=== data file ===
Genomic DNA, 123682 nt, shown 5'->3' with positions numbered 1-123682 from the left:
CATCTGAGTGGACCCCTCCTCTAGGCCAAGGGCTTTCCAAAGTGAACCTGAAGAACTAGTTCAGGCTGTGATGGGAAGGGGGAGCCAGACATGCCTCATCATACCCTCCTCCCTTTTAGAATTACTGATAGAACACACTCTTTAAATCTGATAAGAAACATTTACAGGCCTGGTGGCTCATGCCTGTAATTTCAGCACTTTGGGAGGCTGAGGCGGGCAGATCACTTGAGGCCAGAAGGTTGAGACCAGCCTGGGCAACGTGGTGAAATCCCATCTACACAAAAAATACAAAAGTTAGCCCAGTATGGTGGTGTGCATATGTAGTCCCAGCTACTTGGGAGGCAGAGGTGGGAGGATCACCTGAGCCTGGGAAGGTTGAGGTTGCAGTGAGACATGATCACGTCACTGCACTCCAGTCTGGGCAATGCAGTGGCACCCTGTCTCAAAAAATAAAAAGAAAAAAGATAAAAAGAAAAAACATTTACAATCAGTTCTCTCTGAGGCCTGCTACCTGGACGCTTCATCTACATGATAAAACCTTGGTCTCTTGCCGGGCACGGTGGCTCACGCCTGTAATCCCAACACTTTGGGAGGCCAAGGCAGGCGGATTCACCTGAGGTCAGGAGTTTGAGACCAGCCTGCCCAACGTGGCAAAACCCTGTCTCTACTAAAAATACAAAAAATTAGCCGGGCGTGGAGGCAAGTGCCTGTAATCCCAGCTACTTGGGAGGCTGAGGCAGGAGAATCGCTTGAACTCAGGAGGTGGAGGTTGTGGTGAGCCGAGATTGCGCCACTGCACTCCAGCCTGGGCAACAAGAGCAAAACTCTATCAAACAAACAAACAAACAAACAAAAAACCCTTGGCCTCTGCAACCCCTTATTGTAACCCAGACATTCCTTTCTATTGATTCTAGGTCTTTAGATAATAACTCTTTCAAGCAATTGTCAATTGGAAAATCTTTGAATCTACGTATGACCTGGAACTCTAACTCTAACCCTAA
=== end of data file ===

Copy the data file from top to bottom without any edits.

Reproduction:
Genomic DNA, 123682 nt, shown 5'->3' with positions numbered 1-123682 from the left:
CATCTGAGTGGACCCCTCCTCTAGGCCAAGGGCTTTCCAAAGTGAACCTGAAGAACTAGTTCAGGCTGTGATGGGAAGGGGGAGCCAGACATGCCTCATCATACCCTCCTCCCTTTTAGAATTACTGATAGAACACACTCTTTAAATCTGATAAGAAACATTTACAGGCCTGGTGGCTCATGCCTGTAATTTCAGCACTTTGGGAGGCTGAGGCGGGCAGATCACTTGAGGCCAGAAGGTTGAGACCAGCCTGGGCAACGTGGTGAAATCCCATCTACACAAAAAATACAAAAGTTAGCCCAGTATGGTGGTGTGCATATGTAGTCCCAGCTACTTGGGAGGCAGAGGTGGGAGGATCACCTGAGCCTGGGAAGGTTGAGGTTGCAGTGAGACATGATCACGTCACTGCACTCCAGTCTGGGCAATGCAGTGGCACCCTGTCTCAAAAAATAAAAAGAAAAAAGATAAAAAGAAAAAACATTTACAATCAGTTCTCTCTGAGGCCTGCTACCTGGACGCTTCATCTACATGATAAAACCTTGGTCTCTTGCCGGGCACGGTGGCTCACGCCTGTAATCCCAACACTTTGGGAGGCCAAGGCAGGCGGATTCACCTGAGGTCAGGAGTTTGAGACCAGCCTGCCCAACGTGGCAAAACCCTGTCTCTACTAAAAATACAAAAAATTAGCCGGGCGTGGAGGCAAGTGCCTGTAATCCCAGCTACTTGGGAGGCTGAGGCAGGAGAATCGCTTGAACTCAGGAGGTGGAGGTTGTGGTGAGCCGAGATTGCGCCACTGCACTCCAGCCTGGGCAACAAGAGCAAAACTCTATCAAACAAACAAACAAACAAACAAAAAACCCTTGGCCTCTGCAACCCCTTATTGTAACCCAGACATTCCTTTCTATTGATTCTAGGTCTTTAGATAATAACTCTTTCAAGCAATTGTCAATTGGAAAATCTTTGAATCTACGTATGACCTGGAACTCTAACTCTAACCCTAA